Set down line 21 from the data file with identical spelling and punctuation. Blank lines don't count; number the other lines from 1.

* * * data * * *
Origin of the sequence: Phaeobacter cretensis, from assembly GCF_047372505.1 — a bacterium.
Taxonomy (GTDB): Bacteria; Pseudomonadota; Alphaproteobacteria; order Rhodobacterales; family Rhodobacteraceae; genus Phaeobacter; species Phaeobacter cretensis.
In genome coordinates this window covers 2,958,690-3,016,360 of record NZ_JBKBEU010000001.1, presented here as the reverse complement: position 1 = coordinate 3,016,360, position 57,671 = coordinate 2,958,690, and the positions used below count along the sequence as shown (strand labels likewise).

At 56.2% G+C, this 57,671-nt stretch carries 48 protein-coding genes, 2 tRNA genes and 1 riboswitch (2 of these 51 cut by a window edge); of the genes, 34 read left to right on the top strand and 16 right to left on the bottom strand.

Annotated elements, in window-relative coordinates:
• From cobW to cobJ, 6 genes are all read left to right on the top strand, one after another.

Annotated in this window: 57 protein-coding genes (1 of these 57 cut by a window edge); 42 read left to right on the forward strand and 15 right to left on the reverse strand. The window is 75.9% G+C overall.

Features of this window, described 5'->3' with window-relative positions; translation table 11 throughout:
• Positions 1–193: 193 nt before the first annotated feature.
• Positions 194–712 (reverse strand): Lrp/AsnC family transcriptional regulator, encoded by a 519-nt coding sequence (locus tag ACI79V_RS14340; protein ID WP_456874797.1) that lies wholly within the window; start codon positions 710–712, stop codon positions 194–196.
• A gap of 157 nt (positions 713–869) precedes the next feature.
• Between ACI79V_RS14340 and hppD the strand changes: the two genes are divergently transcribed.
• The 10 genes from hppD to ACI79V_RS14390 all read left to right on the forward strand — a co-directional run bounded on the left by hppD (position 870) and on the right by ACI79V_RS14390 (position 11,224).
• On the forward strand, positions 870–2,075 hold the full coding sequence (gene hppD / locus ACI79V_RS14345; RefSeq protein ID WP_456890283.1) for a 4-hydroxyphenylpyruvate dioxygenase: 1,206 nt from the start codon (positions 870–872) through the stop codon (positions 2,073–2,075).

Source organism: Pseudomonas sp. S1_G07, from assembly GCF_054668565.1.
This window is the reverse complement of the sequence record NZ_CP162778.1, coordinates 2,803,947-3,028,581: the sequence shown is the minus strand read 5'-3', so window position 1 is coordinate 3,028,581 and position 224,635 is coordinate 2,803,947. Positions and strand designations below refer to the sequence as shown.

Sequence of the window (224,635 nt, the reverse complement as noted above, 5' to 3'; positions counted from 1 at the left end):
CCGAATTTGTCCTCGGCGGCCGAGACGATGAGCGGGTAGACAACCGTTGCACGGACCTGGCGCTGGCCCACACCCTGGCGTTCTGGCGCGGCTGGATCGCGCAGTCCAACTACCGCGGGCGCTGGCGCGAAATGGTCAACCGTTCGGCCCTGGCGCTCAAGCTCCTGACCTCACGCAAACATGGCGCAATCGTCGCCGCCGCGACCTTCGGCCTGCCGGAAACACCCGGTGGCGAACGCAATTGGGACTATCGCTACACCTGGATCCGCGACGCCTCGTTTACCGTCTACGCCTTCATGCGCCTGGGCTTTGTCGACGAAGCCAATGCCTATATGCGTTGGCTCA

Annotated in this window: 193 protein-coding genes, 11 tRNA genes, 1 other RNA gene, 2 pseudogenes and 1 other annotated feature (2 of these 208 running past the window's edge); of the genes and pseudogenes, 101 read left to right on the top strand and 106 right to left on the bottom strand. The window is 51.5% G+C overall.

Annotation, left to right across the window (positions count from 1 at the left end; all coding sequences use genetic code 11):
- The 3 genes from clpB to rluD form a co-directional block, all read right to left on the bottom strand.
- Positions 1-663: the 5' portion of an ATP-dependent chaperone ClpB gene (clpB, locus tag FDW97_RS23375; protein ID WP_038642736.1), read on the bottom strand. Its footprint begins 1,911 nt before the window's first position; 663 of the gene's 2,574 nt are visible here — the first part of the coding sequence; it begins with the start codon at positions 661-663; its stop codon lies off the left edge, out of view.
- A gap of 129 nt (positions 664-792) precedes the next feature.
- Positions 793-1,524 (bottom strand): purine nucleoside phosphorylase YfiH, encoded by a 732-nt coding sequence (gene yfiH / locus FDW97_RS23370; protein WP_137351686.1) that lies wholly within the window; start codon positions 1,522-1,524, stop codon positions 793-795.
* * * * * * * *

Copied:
- The 3 genes from clpB to rluD form a co-directional block, all read right to left on the bottom strand.